Problems and Costs Associated with Underage Drinking in Kentucky
Underage drinking cost the citizens of Kentucky $0.7 billion in 2010. These costs include medical care, work loss, and pain and suffering associated with the multiple problems resulting from the use of alcohol by youth.1 This translates to a cost of $1,698 per year for each youth in the State or $2.55 per drink consumed underage. Excluding pain and suffering from these costs, the direct costs of underage drinking incurred through medical care and loss of work cost Kentucky $261 million each year or $0.97 per drink. In contrast, a drink in Kentucky retails for $1.02.
Total: $0.7 billion
Costs of Underage Drinking by Problem, Kentucky, 2010 $
Youth violence (homicide, suicide, aggravated assault) and traffic crashes attributable to alcohol use by underage youth in Kentucky represent the largest costs for the State. However, a host of other problems contribute substantially to the overall cost. Among teen mothers, fetal alcohol syndrome (FAS) alone costs Kentucky $20 million.
Young people who begin drinking before age 15 are four times more likely to develop alcohol dependence and are two and a half times more likely to become abusers of alcohol than those who begin drinking at age 21.2 In 2009, 458 youth 12- 20 years old were admitted for alcohol treatment in Kentucky, accounting for 6% of all treatment admissions for alcohol abuse in the state.3
Problem
Total Costs
(in millions)
Youth Violence
$392.0
Youth Traffic Crashes
$90.7
High-Risk Sex, Ages 14-20
$69.5
Youth Property Crime
$58.4
Youth Injury
$34.3
Poisonings and Psychoses
$7.5
FAS Among Mothers Age 15-20
$19.9
Youth Alcohol Treatment
$15.9
Total
$688.2
Costs of Underage Drinking
Kentucky, 2010 $
Pain &
Suffering Costs
$427M
Medical Costs
Work Lost
Costs
$193M
$69M
Alcohol Consumption by Youth in Kentucky
Underage drinking is widespread in Kentucky. Approximately 165,000 underage customers in Kentucky drink each year. In 2009, Kentucky students in grades 9-12 reported: 4
• 69.3% had at least one drink of alcohol on one or more days during their life.
• 21.7% had their first drink of alcohol, other than a few sips, before age 13.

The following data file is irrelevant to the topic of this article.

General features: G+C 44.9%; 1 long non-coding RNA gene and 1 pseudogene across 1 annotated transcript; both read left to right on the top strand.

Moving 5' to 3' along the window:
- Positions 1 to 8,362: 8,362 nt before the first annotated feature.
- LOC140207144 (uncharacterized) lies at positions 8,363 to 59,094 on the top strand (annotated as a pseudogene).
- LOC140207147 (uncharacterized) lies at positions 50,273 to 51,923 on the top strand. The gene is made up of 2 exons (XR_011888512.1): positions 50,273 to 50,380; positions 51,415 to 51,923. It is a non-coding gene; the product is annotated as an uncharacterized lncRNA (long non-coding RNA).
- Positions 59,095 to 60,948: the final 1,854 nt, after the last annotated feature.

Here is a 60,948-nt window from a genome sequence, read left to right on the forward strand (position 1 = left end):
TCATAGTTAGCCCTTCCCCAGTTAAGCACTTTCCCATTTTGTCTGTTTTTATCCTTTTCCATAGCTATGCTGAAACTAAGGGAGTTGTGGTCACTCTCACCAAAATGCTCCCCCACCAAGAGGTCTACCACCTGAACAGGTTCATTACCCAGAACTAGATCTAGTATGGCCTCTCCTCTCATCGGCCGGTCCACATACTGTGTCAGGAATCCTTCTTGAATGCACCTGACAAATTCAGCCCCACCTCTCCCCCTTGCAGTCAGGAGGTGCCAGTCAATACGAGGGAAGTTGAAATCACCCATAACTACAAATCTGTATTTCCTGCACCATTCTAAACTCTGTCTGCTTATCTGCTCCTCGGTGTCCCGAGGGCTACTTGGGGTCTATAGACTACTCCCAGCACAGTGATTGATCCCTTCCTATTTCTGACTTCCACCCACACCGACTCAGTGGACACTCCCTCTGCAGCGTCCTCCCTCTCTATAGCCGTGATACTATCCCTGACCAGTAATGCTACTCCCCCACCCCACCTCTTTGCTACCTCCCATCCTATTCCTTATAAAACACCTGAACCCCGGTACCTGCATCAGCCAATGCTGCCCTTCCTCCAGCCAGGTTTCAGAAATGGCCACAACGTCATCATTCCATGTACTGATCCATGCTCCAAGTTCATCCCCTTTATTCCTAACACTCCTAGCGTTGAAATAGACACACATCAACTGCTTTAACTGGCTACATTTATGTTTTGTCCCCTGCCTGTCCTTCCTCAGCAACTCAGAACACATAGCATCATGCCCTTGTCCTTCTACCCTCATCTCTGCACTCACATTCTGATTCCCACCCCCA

• 37.8% had at least one drink of alcohol on one or more occasion in the past 30 days.
• 23.6% had five or more drinks of alcohol in a row (binge drinking) in the past 30 days.
• 5.2% had at least one drink of alcohol on school property in the past 30 days.
In 2009, underage customers consumed 16.5% of all alcohol sold in Kentucky, totaling $276 million in sales (in 2010 dollars). These sales provided profits of $135 million to the alcohol industry.1 Ranking states based on the percentage of alcohol consumed underage, with 1 the highest, Kentucky ranked number 8. This percentage is affected by both adult and youth drinking levels.
Annual sales of alcohol consumed by youth in Kentucky averaged $1,670 per underage customer. Underage customers were heavier consumers than adults. They drank an average of 4.5 drinks per day; in contrast, legal customers consumed only 1.3.
Harm Associated with Underage Drinking in Kentucky
Underage drinking in Kentucky leads to substantial harm due to traffic crashes, violent crime, property crime, unintentional injury, and risky sex.
• During 2009, an estimated 18 traffic fatalities and 575 nonfatal traffic injuries were attributable to driving after underage drinking.
• In 2009, an estimated 22 homicides; 9,100 nonfatal violent crimes such as rape, robbery and assault; and 21,500 property crimes including burglary, larceny, and car theft were attributable to underage drinking.
• In 2007, an estimated 7 alcohol involved fatal burns, drownings, and suicides were attributable to underage drinking.
• In 2009, an estimated 498 teen pregnancies and 12,457 teens having risky sex were attributable to underage drinking.
For comparison with other states, in US rather than state prices, the harm from underage drinking per youth in Kentucky averages $1,173. Such comparisons require caution. In part, they may reflect differences in crime and crash rates, problem-reporting to police, and co-occurring drug use.
Produced by the Pacific Institute for Research and Evaluation (PIRE) with funding from the Office of Juvenile Justice and Delinquency Prevention (OJJDP), September 2011.
1 Levy, D.T., Miller, T.R., & Cox, K.C. (2003). Underage drinking: societal costs and seller profits. Working Paper. Calverton, MD: PIRE.
2 Grant, B.F., & Dawson, D.A. (1997). Age at onset of alcohol use and its association with DSM-IV alcohol abuse and dependence: Results from the National Longitudinal Alcohol Epidemiologic Survey. Journal of Substance Abuse 9: 103-110.
3 Office of Applied Studies, Substance Abuse and Mental Health Services Administration. Treatment Episode Data Set. (2011). Substance Abuse Treatment by Primary Substance of Abuse, According to Sex, Age, Race, and Ethnicity, 2009. Available [On-line]: http://www.icpsr.umich.edu/icpsrweb/SAMHDA/studies/30462 .
4 Center for Disease Control (CDC). (2011). Youth Risk Behavior Surveillance System (YRBSS). Available [On-line]: http://apps.nccd.cdc.gov/youthonline/App/Default.html .